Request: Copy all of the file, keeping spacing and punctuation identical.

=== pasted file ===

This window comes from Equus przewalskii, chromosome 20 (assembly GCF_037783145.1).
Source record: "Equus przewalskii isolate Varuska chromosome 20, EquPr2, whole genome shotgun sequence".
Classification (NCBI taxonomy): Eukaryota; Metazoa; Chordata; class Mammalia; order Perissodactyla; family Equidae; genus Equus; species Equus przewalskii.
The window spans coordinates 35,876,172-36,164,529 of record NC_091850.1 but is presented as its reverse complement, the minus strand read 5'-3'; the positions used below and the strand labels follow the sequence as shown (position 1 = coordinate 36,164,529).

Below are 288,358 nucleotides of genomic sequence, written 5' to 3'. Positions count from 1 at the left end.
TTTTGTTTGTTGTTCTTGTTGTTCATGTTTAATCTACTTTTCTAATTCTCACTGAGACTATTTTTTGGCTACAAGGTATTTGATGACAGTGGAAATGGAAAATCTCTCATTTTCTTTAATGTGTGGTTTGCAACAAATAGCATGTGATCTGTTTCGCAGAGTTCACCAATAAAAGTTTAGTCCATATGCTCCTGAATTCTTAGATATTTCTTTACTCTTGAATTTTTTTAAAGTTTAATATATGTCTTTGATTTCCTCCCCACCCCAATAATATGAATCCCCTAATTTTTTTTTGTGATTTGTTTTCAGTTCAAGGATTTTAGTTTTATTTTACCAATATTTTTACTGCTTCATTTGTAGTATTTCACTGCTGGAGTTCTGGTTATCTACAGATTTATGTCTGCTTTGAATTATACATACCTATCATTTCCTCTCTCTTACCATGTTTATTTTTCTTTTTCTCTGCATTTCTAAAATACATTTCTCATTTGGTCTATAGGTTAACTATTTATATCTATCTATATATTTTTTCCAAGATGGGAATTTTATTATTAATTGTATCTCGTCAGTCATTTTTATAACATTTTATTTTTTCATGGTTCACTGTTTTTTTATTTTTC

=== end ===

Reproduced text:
This window comes from Equus przewalskii, chromosome 20 (assembly GCF_037783145.1).
Source record: "Equus przewalskii isolate Varuska chromosome 20, EquPr2, whole genome shotgun sequence".
Classification (NCBI taxonomy): Eukaryota; Metazoa; Chordata; class Mammalia; order Perissodactyla; family Equidae; genus Equus; species Equus przewalskii.
The window spans coordinates 35,876,172-36,164,529 of record NC_091850.1 but is presented as its reverse complement, the minus strand read 5'-3'; the positions used below and the strand labels follow the sequence as shown (position 1 = coordinate 36,164,529).

Below are 288,358 nucleotides of genomic sequence, written 5' to 3'. Positions count from 1 at the left end.
TTTTGTTTGTTGTTCTTGTTGTTCATGTTTAATCTACTTTTCTAATTCTCACTGAGACTATTTTTTGGCTACAAGGTATTTGATGACAGTGGAAATGGAAAATCTCTCATTTTCTTTAATGTGTGGTTTGCAACAAATAGCATGTGATCTGTTTCGCAGAGTTCACCAATAAAAGTTTAGTCCATATGCTCCTGAATTCTTAGATATTTCTTTACTCTTGAATTTTTTTAAAGTTTAATATATGTCTTTGATTTCCTCCCCACCCCAATAATATGAATCCCCTAATTTTTTTTTGTGATTTGTTTTCAGTTCAAGGATTTTAGTTTTATTTTACCAATATTTTTACTGCTTCATTTGTAGTATTTCACTGCTGGAGTTCTGGTTATCTACAGATTTATGTCTGCTTTGAATTATACATACCTATCATTTCCTCTCTCTTACCATGTTTATTTTTCTTTTTCTCTGCATTTCTAAAATACATTTCTCATTTGGTCTATAGGTTAACTATTTATATCTATCTATATATTTTTTCCAAGATGGGAATTTTATTATTAATTGTATCTCGTCAGTCATTTTTATAACATTTTATTTTTTCATGGTTCACTGTTTTTTTATTTTTC